Composting: A Love Story
I love compost - it is one of my favorite parts of gardening. One of those little things about my father (whom I greatly love) that irritates me no end is that wheneverI talk about compost his first reaction is to say "Yuck!" He is, of course, not alone in his negative assessment of compost. The truth is that there is absolutely nothing disgusting about a good composting system. On the other hand a poorly maintained anaerobic compost pile will definitely be smelly and slimy but that is the lazy gardener's fault, not the compost's.
I have occasionally found a great sensual pleasure in compost when I would go outside barefoot on a chilly morning and wiggle my toes down into the active layer of my compost. Steam rises from the pile and the material is so warm that my feet can tolerate it for only a few seconds.
Another great pleasure in compost is when I dig into a mature pile. First I push aside the outer layer of raw material then I plunge my shovel down into the active layers. What comes out is an amazing mix of material, some undecomposed material, great mounds of fluffy black humus, a million little roly-poly bugs, almost as many worms, maybe even a mole -- enveloped in a sweet musty aroma like the smell of rising bread dough.
Currently, I don't have much of a garden so my composting system is rather modest, merely a means of disposing kitchen scrap. I use a planter pot, the twenty-gallon nursery size, and just throw stuff into it to decompose. What is fascinating to me is that I have been using it for more than a year and a half and it refuses to fill up more than about 80% of the way. I assume that as the material decomposes it compresses from the weight of the material above, that some material seeps through the drain holes, and that these processes occur at a rate equal to the rate of material input.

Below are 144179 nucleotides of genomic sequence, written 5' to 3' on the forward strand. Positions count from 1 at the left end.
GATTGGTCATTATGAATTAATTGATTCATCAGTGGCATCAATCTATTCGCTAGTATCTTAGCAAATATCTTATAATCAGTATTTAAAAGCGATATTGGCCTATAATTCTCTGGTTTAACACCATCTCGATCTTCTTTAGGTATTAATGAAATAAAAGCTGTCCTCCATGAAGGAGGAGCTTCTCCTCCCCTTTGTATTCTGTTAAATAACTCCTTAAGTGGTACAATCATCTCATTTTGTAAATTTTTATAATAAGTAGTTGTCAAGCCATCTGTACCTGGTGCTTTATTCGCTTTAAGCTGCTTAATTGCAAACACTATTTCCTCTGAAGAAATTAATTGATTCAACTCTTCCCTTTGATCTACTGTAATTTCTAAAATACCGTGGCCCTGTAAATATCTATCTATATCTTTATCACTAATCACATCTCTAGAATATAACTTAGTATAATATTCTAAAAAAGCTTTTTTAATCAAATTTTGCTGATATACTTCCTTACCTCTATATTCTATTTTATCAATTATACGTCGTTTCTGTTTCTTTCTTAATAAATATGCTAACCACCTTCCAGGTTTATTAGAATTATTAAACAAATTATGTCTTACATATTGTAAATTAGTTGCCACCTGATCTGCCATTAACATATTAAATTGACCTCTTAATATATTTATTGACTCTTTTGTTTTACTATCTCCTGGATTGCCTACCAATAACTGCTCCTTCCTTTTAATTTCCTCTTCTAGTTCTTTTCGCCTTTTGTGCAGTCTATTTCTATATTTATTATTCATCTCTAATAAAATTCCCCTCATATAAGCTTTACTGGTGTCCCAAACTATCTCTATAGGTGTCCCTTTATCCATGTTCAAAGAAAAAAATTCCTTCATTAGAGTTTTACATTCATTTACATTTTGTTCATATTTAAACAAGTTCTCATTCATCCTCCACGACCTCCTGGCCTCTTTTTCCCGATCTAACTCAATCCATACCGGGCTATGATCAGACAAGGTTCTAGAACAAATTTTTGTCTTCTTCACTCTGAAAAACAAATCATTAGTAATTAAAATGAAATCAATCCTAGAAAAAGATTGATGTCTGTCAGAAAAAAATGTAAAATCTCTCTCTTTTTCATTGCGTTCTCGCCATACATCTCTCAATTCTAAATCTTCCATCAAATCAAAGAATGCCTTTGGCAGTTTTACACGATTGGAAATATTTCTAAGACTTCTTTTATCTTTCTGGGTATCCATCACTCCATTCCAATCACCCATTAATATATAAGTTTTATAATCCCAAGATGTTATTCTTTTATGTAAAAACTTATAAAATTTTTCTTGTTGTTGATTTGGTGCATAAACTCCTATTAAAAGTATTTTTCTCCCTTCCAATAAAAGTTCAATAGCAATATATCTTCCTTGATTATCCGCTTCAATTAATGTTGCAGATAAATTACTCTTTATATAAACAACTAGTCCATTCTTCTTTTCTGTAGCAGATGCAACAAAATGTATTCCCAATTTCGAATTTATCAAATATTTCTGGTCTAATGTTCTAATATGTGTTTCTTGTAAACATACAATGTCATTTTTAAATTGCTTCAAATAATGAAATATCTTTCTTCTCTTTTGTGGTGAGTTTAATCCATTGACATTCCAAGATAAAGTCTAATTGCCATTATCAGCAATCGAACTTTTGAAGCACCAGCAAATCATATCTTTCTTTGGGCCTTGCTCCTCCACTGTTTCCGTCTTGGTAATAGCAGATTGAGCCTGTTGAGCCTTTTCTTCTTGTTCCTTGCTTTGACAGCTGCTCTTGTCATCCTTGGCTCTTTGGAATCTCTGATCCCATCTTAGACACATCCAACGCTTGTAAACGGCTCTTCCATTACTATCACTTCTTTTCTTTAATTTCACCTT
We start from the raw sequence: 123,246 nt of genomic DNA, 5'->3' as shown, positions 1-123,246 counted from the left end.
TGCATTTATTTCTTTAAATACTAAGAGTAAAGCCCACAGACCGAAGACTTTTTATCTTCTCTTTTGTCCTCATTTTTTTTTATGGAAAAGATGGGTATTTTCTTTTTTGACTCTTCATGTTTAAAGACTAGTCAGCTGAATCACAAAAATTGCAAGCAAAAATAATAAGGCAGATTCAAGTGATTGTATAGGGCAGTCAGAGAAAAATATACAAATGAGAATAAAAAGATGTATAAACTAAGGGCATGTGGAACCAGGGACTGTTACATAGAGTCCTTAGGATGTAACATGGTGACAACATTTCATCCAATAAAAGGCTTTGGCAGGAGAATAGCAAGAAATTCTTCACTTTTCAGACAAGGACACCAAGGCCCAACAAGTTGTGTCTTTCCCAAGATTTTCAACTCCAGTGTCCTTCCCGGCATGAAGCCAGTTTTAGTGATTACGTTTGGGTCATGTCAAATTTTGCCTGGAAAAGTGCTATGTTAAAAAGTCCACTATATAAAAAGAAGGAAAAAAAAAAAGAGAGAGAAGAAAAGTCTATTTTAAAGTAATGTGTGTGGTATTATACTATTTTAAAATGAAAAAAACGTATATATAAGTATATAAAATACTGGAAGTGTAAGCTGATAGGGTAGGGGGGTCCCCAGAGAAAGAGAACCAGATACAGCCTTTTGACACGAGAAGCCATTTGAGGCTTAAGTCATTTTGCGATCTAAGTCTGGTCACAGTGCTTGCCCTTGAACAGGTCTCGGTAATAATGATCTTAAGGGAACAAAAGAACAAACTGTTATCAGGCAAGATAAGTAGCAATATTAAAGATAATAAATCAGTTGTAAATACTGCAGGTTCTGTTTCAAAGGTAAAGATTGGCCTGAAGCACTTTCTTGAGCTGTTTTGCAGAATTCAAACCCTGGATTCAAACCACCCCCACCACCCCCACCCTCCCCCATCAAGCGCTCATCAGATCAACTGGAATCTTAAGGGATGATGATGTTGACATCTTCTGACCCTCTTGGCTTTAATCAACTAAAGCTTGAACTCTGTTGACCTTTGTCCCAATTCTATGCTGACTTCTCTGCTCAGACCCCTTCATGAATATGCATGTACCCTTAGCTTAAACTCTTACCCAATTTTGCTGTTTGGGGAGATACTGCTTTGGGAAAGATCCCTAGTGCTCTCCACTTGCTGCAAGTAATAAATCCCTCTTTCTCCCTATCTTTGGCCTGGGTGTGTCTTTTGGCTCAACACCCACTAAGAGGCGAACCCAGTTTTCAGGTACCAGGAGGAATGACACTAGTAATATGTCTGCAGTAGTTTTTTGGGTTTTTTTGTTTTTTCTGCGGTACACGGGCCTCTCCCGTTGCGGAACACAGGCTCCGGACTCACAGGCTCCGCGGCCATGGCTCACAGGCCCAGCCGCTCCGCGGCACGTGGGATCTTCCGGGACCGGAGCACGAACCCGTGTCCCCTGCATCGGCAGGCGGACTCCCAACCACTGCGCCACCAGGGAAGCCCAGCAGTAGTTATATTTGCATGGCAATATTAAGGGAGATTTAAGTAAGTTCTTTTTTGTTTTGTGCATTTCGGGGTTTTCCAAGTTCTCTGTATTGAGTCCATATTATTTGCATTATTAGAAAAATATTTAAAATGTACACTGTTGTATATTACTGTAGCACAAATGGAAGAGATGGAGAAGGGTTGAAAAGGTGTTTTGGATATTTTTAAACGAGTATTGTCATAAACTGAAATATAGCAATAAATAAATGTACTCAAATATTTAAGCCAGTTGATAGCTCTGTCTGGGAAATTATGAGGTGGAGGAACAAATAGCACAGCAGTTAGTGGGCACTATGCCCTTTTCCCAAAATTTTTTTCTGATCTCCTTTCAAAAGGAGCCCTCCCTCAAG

When gardening, I sometimes practice what I called precomposting. This is where I take material, especially twiggy stuff, chop it up into 1/4" - 3/4" lengths with my clippers and then scatter it around in the mulch. Diligently practiced this technique can greatly reduce the volume of debris a garden generates and recycles organic material directly back into the topsoil.
©2000, James B. Mielke. Reprinted with permission.